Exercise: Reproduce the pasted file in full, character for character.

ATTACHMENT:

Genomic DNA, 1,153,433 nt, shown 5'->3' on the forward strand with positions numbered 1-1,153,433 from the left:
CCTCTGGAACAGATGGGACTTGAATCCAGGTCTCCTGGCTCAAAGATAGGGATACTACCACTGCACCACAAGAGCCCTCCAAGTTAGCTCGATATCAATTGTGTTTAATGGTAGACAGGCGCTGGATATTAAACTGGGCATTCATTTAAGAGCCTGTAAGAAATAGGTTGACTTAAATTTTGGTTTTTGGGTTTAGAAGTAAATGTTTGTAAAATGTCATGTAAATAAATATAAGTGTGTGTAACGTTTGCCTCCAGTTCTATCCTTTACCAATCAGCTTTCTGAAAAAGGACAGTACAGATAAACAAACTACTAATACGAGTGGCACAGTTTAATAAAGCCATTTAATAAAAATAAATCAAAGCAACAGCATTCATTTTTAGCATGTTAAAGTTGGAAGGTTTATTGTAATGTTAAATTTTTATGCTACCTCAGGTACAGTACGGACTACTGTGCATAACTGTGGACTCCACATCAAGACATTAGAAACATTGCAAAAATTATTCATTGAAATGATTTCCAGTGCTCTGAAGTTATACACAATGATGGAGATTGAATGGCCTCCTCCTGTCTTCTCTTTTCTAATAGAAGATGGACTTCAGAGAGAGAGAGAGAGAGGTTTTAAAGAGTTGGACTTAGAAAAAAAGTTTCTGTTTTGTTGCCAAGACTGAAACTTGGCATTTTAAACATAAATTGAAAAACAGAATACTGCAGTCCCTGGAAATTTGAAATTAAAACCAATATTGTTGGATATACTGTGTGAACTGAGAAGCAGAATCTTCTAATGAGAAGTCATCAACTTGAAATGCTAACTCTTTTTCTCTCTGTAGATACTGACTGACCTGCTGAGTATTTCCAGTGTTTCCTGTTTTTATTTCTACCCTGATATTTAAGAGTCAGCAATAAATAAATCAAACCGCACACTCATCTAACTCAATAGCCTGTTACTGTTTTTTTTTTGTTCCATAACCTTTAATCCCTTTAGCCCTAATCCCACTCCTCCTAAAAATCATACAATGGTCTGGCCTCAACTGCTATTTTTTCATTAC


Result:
Genomic DNA, 1,153,433 nt, shown 5'->3' on the forward strand with positions numbered 1-1,153,433 from the left:
CCTCTGGAACAGATGGGACTTGAATCCAGGTCTCCTGGCTCAAAGATAGGGATACTACCACTGCACCACAAGAGCCCTCCAAGTTAGCTCGATATCAATTGTGTTTAATGGTAGACAGGCGCTGGATATTAAACTGGGCATTCATTTAAGAGCCTGTAAGAAATAGGTTGACTTAAATTTTGGTTTTTGGGTTTAGAAGTAAATGTTTGTAAAATGTCATGTAAATAAATATAAGTGTGTGTAACGTTTGCCTCCAGTTCTATCCTTTACCAATCAGCTTTCTGAAAAAGGACAGTACAGATAAACAAACTACTAATACGAGTGGCACAGTTTAATAAAGCCATTTAATAAAAATAAATCAAAGCAACAGCATTCATTTTTAGCATGTTAAAGTTGGAAGGTTTATTGTAATGTTAAATTTTTATGCTACCTCAGGTACAGTACGGACTACTGTGCATAACTGTGGACTCCACATCAAGACATTAGAAACATTGCAAAAATTATTCATTGAAATGATTTCCAGTGCTCTGAAGTTATACACAATGATGGAGATTGAATGGCCTCCTCCTGTCTTCTCTTTTCTAATAGAAGATGGACTTCAGAGAGAGAGAGAGAGAGGTTTTAAAGAGTTGGACTTAGAAAAAAAGTTTCTGTTTTGTTGCCAAGACTGAAACTTGGCATTTTAAACATAAATTGAAAAACAGAATACTGCAGTCCCTGGAAATTTGAAATTAAAACCAATATTGTTGGATATACTGTGTGAACTGAGAAGCAGAATCTTCTAATGAGAAGTCATCAACTTGAAATGCTAACTCTTTTTCTCTCTGTAGATACTGACTGACCTGCTGAGTATTTCCAGTGTTTCCTGTTTTTATTTCTACCCTGATATTTAAGAGTCAGCAATAAATAAATCAAACCGCACACTCATCTAACTCAATAGCCTGTTACTGTTTTTTTTTTGTTCCATAACCTTTAATCCCTTTAGCCCTAATCCCACTCCTCCTAAAAATCATACAATGGTCTGGCCTCAACTGCTATTTTTTCATTAC